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Open Source Training: Custom Formatters for Easy Drupal Embeds

Planet Drupal - Wed, 30/04/2014 - 16:15

Many websites want to allow users to submit videos, audio files, documents and the like.

However, if those files are stored on other sites, it can be difficult to display that content consistently. For example, if you allow people to submit YouTube videos, there are multiple different types of embed code.

One of our members wanted to allow users to submit Google docs that would automatically be shown inside iframes.

The solution to all these problems is the "Custom Formatters" module. Here's how to use Custom Formatters:

Categories: Elsewhere

Russell Coker: Links April 2014

Planet Debian - Wed, 30/04/2014 - 15:55

Yves Rossy is the Jetman, he flys with a wing and four jet engines strapped to his body, he gave an interesting TED talk about flying along with some exciting videos [1].

Larry Brilliant gave an informative and inspiring TED talk about stopping pandemics [2]. I thought that Smallpox was the last disease to be eradicated but I was wrong.

Michael Shermer gave an interesting TED talk about pattern recognition and self deception [3]. It’s a pity that the kissing prank shown at the end only pranked women, they should be less sexist and prank men too.

Raffaello D Andrea gave an interesting TED presentation about “Athletic” quadcopters [4]. It’s very impressive and has the potential for several new human/machine sports.

Lisa D wrote an insightful article about Prejudice Spillover discussing the way that people who aren’t in minority groups only seem to care about injustice when a member of the majority is targetted by mistake [5].

Ron Garret wrote an insightful post about the Divine Right of Billionaires which debunks some stupid arguments by a billionaire [6]. Ron says that “it’s often instructive to examine incorrect arguments, especially when those arguments are advanced by smart people” and demonstrates it in this post.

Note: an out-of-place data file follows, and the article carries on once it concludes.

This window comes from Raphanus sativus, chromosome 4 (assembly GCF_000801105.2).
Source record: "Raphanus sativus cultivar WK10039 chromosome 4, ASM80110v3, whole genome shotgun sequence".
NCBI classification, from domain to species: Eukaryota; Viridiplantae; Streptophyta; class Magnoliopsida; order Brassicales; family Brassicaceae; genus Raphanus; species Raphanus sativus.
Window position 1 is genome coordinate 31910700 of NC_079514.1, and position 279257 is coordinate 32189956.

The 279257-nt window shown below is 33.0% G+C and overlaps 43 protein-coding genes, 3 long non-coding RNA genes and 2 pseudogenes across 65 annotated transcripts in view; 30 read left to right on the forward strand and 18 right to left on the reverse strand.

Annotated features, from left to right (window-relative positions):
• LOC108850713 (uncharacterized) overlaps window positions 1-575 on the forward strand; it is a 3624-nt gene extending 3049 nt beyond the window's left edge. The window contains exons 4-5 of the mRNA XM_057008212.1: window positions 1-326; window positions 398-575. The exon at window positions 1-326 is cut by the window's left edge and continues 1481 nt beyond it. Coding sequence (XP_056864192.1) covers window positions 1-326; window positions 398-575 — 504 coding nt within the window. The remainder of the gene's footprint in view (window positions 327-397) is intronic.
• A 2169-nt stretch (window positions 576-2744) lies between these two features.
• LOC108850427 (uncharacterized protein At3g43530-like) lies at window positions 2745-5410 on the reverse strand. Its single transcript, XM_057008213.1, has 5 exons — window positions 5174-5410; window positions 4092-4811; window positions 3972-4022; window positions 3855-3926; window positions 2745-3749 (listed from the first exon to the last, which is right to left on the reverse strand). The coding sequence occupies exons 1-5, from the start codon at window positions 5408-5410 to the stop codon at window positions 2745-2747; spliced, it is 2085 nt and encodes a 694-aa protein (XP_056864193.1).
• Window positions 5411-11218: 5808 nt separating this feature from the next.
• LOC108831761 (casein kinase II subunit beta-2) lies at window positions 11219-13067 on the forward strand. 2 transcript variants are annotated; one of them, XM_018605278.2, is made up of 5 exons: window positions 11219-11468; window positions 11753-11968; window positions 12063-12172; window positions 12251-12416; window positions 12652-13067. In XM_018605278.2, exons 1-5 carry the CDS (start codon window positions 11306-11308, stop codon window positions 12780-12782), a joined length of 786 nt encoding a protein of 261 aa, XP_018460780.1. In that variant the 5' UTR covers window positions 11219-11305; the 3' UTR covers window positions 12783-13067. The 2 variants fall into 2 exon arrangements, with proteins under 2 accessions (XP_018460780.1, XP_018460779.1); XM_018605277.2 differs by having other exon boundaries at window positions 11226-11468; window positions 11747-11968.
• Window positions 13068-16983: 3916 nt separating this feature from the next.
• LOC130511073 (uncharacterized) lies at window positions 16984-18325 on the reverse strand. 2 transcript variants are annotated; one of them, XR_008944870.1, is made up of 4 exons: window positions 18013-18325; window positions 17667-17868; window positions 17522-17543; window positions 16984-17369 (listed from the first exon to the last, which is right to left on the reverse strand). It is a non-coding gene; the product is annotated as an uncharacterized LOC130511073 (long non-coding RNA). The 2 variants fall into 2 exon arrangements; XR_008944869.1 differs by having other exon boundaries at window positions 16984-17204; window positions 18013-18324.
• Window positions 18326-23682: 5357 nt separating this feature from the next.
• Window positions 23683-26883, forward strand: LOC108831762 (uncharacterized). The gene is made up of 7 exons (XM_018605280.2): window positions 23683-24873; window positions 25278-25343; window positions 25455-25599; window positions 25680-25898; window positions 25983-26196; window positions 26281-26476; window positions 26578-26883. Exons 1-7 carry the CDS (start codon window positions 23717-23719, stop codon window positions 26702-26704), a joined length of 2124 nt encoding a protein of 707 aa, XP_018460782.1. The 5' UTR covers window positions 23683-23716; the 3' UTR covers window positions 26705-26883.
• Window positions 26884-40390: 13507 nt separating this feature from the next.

Lisa D wrote an interesting post about her problems with financial aid bureaucracy [7]. She intended the post to be a personal one about her situation, but I think it illustrates problems with the various aid programs. If aid was available to her with less bureaucracy then she would be doing paid work, completing her studies, and heading towards post-graduate studies.

Mark Shuttleworth wrote an insightful article about ACPI, security, and device tree [8]. It’s the first time I’ve seen a good argument for device tree.

TED presented an interesting video-conference interview with Edward Snowden [9]. It’s unusually long by TED standards but definitely worth watching.

Tom Meagher (who’s wife was raped and murdered two years ago) wrote an insightful article about rape culture [10].

Key Lay (the Victorian Chief Commissioner of Police) wrote a good article encouraging men to act to stop violence against women [11]. It’s particularly noteworthy when a senior police officer speaks out about this given the difficulties women have had in reporting such crimes to police.

Emily Baker wrote an insightful article about the lack of support for soldiers who survive war [12]. A lot of attention and money is spent remembering the soldiers who died in the field but little on those who live suffer afterwards, more soldiers die from suicide than enemy fire.